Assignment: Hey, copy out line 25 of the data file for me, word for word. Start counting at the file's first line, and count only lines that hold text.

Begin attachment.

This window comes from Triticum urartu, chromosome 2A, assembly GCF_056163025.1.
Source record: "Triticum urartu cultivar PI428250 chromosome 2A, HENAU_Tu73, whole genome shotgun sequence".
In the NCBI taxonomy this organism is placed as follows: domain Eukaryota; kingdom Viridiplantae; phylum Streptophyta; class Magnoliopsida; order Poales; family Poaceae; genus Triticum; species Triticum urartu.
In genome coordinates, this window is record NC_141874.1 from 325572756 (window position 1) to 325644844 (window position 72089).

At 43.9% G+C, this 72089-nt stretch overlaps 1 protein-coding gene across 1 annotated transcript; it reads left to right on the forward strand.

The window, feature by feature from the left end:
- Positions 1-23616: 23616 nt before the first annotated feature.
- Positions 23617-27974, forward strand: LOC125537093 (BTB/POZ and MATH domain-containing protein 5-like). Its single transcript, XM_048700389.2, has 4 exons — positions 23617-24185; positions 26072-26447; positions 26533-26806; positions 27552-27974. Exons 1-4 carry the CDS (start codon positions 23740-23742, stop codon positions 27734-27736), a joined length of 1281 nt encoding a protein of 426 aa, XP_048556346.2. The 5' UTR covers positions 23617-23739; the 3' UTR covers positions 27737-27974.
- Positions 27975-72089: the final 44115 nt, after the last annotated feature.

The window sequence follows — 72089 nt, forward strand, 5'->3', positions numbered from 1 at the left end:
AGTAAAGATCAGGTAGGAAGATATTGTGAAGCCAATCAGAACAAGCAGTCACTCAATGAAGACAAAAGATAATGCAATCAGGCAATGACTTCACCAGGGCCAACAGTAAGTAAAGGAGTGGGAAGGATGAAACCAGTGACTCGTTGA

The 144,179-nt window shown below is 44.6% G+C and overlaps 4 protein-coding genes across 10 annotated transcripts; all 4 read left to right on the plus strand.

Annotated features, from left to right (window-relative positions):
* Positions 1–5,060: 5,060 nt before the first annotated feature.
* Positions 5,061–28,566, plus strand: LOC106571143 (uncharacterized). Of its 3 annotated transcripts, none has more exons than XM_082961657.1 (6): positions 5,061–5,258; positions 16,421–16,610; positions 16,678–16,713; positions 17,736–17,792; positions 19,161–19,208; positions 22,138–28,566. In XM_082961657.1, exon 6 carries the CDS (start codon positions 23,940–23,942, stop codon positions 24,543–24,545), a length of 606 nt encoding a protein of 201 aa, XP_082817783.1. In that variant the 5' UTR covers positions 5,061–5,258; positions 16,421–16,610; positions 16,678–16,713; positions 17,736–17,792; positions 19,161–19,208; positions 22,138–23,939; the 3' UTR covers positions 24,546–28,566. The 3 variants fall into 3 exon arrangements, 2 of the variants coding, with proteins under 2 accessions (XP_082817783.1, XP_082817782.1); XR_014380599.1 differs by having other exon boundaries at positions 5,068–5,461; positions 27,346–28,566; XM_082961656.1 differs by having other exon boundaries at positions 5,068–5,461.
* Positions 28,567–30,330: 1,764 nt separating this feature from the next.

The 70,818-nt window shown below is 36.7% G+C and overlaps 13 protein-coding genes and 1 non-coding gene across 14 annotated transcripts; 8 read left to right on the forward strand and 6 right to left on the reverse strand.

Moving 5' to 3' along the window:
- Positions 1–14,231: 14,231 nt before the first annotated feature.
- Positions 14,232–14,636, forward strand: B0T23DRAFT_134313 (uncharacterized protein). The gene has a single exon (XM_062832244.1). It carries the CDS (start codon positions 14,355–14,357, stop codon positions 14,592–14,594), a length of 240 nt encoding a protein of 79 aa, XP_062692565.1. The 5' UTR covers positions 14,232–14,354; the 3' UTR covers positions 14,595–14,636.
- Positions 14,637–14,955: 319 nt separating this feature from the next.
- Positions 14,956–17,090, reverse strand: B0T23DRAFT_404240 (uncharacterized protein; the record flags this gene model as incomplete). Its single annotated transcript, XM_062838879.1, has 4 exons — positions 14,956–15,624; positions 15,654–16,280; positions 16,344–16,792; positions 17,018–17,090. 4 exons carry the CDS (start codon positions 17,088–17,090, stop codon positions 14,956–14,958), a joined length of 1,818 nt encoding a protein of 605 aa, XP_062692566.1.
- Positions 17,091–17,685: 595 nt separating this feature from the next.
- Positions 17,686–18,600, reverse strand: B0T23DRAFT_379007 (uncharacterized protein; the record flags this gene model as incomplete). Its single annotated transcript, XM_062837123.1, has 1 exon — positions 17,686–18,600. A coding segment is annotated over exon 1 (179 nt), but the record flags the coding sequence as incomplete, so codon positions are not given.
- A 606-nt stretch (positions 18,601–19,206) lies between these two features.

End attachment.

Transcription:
- A 606-nt stretch (positions 18,601–19,206) lies between these two features.